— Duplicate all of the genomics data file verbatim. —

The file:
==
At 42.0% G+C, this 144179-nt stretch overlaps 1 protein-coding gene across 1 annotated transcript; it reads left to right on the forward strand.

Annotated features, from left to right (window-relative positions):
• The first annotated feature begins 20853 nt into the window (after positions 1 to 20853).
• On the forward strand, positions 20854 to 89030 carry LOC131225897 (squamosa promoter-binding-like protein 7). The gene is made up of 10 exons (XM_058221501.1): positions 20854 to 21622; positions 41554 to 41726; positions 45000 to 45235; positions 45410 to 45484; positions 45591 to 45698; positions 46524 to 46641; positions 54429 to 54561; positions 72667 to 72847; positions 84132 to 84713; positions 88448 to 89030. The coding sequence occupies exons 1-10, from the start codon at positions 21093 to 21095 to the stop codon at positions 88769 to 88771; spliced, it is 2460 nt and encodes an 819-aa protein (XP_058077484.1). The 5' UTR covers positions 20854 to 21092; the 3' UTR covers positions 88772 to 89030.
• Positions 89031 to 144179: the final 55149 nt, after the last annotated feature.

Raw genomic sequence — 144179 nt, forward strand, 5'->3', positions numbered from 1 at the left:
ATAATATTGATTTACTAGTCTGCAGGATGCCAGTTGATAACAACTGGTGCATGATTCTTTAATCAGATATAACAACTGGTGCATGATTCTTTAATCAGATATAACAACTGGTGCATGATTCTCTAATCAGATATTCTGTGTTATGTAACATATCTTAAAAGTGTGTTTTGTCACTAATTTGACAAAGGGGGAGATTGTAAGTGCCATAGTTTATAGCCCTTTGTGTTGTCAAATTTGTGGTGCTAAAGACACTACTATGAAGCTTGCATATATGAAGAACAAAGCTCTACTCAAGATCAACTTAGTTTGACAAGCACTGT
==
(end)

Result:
At 42.0% G+C, this 144179-nt stretch overlaps 1 protein-coding gene across 1 annotated transcript; it reads left to right on the forward strand.

Annotated features, from left to right (window-relative positions):
• The first annotated feature begins 20853 nt into the window (after positions 1 to 20853).
• On the forward strand, positions 20854 to 89030 carry LOC131225897 (squamosa promoter-binding-like protein 7). The gene is made up of 10 exons (XM_058221501.1): positions 20854 to 21622; positions 41554 to 41726; positions 45000 to 45235; positions 45410 to 45484; positions 45591 to 45698; positions 46524 to 46641; positions 54429 to 54561; positions 72667 to 72847; positions 84132 to 84713; positions 88448 to 89030. The coding sequence occupies exons 1-10, from the start codon at positions 21093 to 21095 to the stop codon at positions 88769 to 88771; spliced, it is 2460 nt and encodes an 819-aa protein (XP_058077484.1). The 5' UTR covers positions 20854 to 21092; the 3' UTR covers positions 88772 to 89030.
• Positions 89031 to 144179: the final 55149 nt, after the last annotated feature.

Raw genomic sequence — 144179 nt, forward strand, 5'->3', positions numbered from 1 at the left:
ATAATATTGATTTACTAGTCTGCAGGATGCCAGTTGATAACAACTGGTGCATGATTCTTTAATCAGATATAACAACTGGTGCATGATTCTTTAATCAGATATAACAACTGGTGCATGATTCTCTAATCAGATATTCTGTGTTATGTAACATATCTTAAAAGTGTGTTTTGTCACTAATTTGACAAAGGGGGAGATTGTAAGTGCCATAGTTTATAGCCCTTTGTGTTGTCAAATTTGTGGTGCTAAAGACACTACTATGAAGCTTGCATATATGAAGAACAAAGCTCTACTCAAGATCAACTTAGTTTGACAAGCACTGT